…With more than 40 years in the business, Dennis Gomes, the owner of Resorts and a named defendant in the women’s legal action, firmly believes sex sells.

He predicted the casino would be found to have acted within the law, explaining: ”If a woman looks good in the uniform it doesn’t matter what age she is … but if you are walking through and you come across someone who looks atrocious, it breaks the flow.”

Joe Lupo, the senior vice-president of operations at Borgata, said: ”It’s not about objectifying women – they are our ambassadors and we’re very proud of them. It’s a very good place to work – we have 6000 staff and I’d like to think they all are happy.”

[Link.]

McGeough wouldn’t know if they’re happy, since the reporter is explicitly not allowed by Sydney Star management to ask the waitresses. The Borgata’s policy dates back to 2005, so this obviously isn’t some grandfathered-in standard. As it turns out, this kind of employment discrimination hasn’t been found illegal under New Jersey case law. Attorney Kevin Costello, who represented some of the Resorts plaintiffs, said Atlantic City casinos will keep doing it until there’s “a definitive ruling.” It also doesn’t appear to be illegal in Australia.

Amusingly, a 2007 New York Times article about the pesky bust of a $22 million illegal betting ring operated out of the Borgata’s poker room (including four alleged Mob affiliates) refered to the Borgata Babes’ iconic black dresses only as “economical.” The dresses were spawned by fashion designer Zac Posen and are unlikely to get fugged at Hotel Chatter’s Uncool Uniforms List anytime soon.

But are they sexist per se, or can being a Borgata Babe be considered something like being a stripper, where club management routinely enforces restrictive standards of weight, age, and “looks,” or one of the many other kind of sex workers where the informal economy of client preference (or perceived client preference) does it instead?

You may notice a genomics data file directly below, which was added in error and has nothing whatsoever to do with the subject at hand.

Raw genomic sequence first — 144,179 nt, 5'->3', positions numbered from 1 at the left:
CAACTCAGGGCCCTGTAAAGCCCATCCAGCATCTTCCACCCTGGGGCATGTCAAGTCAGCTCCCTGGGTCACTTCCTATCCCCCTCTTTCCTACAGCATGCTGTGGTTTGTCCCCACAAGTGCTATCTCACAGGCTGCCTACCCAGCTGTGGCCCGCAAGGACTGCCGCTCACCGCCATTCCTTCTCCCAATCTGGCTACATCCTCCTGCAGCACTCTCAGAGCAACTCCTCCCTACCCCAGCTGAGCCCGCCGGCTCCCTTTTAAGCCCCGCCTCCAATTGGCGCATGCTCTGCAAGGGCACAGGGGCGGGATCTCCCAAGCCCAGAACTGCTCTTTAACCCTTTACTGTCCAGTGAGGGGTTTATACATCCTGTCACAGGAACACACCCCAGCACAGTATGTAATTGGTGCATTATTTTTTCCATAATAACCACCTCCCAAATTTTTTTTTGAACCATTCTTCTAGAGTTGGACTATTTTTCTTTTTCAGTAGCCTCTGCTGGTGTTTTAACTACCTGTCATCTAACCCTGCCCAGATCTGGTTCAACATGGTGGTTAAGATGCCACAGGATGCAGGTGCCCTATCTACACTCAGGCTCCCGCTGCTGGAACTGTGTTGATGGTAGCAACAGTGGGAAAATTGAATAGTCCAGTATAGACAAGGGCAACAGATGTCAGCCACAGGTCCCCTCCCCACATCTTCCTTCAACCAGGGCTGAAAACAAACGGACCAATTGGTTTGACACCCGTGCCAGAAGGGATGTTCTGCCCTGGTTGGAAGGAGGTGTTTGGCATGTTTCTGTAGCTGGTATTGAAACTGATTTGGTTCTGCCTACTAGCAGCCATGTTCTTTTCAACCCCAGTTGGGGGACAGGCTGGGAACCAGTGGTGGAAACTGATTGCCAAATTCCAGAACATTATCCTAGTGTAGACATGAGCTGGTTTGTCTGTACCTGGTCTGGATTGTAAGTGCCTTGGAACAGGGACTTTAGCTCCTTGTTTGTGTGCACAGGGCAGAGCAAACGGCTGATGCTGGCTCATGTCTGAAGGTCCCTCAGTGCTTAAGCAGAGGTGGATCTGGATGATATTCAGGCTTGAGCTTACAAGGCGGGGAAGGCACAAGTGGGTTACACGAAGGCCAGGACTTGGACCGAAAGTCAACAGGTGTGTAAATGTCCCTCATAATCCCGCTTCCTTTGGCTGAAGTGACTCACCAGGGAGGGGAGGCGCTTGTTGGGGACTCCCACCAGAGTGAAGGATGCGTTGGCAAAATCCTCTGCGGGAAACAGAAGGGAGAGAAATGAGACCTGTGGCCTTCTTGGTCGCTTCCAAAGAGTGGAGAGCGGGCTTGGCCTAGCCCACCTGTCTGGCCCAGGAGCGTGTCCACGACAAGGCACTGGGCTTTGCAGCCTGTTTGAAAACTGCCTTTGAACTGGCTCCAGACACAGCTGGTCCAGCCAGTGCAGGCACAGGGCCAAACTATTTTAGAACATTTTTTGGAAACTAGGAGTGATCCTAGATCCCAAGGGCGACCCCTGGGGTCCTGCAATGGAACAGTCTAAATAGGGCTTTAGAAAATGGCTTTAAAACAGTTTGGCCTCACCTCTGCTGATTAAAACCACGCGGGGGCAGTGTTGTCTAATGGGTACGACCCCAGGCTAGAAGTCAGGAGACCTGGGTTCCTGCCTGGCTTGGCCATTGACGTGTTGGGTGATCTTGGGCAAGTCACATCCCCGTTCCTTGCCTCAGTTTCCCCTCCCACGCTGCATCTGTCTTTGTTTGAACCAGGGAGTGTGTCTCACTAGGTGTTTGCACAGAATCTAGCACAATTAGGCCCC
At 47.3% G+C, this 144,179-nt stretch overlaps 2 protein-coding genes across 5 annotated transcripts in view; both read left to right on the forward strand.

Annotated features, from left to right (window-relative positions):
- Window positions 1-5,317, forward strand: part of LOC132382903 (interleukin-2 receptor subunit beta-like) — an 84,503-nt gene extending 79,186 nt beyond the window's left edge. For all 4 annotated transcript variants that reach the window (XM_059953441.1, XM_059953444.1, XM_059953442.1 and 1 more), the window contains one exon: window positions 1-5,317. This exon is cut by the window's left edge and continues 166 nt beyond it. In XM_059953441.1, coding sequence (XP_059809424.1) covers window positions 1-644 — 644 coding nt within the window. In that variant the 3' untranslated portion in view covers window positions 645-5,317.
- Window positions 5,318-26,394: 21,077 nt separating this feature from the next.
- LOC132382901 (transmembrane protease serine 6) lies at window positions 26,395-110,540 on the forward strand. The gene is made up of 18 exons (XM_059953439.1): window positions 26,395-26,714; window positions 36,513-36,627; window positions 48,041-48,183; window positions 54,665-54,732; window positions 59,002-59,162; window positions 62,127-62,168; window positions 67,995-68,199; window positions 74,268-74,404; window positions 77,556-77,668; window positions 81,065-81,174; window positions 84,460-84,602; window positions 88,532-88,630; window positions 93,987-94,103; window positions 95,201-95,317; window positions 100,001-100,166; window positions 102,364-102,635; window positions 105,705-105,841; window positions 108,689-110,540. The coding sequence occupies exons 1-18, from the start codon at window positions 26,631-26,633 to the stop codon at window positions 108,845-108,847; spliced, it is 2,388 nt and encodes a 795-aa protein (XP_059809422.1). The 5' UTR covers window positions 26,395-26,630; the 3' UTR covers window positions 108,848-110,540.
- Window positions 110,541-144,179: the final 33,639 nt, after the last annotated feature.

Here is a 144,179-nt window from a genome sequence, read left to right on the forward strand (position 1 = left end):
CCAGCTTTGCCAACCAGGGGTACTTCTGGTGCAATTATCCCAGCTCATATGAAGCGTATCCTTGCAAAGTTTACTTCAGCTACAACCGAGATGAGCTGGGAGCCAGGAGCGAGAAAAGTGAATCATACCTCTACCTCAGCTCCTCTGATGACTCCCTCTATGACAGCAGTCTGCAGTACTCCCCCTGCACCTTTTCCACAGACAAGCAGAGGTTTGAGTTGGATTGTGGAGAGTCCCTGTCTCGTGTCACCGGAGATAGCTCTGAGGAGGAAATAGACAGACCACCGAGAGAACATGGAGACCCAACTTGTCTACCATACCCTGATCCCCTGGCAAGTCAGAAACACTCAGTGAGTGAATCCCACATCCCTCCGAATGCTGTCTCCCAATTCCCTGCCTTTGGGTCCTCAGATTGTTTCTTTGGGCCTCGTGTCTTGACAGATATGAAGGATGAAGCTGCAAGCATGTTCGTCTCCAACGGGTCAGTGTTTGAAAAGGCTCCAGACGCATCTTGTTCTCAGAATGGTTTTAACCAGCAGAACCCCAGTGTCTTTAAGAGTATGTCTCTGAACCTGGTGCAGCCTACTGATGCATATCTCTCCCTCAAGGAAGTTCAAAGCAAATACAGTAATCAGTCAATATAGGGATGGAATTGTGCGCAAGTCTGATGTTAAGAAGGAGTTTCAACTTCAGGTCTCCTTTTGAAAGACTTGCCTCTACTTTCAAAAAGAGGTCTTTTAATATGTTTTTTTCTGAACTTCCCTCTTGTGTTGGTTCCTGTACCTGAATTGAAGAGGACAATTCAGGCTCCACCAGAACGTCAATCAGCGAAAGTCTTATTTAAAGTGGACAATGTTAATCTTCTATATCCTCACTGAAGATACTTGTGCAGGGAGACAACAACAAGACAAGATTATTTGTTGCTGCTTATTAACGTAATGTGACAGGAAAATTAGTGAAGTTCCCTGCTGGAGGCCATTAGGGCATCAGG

Er…personally, I’m not so sure. Porn performers, strippers, or other sex workers are hired to stimulate us visually or otherwise meet our sexual needs — that’s part of the bargain. It’s the reason society discriminates against them in every conceivable way, from banking to renting an apartment to having relationships. But unlike sex workers, aren’t cocktail servers and flight attendants supposed to be serving me fucking drinks, not making my dick hard? I see the attempt to coerce non-sex-worker female employees into what amounts to a sexual transaction as being part of the same sickness that says sex work isn’t real work. It’s also a symptom of the same cancer that creates a media explosion whenever a Hollywood actress takes her clothes off, in a world where seeing naked breasts is as easy as turning off SafeSearch. Female sex appeal is treated like it’s priceless…unless it’s offered freely, as part of an agreed-upon sexual exchange. Then it’s treated like it’s worthless.

In any event, judgments of beauty and sexiness are to some degree unavoidable in sex work, but do they belong in other fields? Porn and stripping may be far more looksist than many consumers and workers may like, but in sex work a customer’s sexual interests are part of the transaction. With waitressing, enforcing them at a management level adds up to coercion. When the manager at Resorts says things like “If you are walking through [the casino] and you come across someone who looks atrocious, it breaks the flow,” is he trying to add a few zeros to the end of the next out-of-court settlement?

Image from the Babes of Borgata 2009 Calendar, via NBC 10 Philadelphia.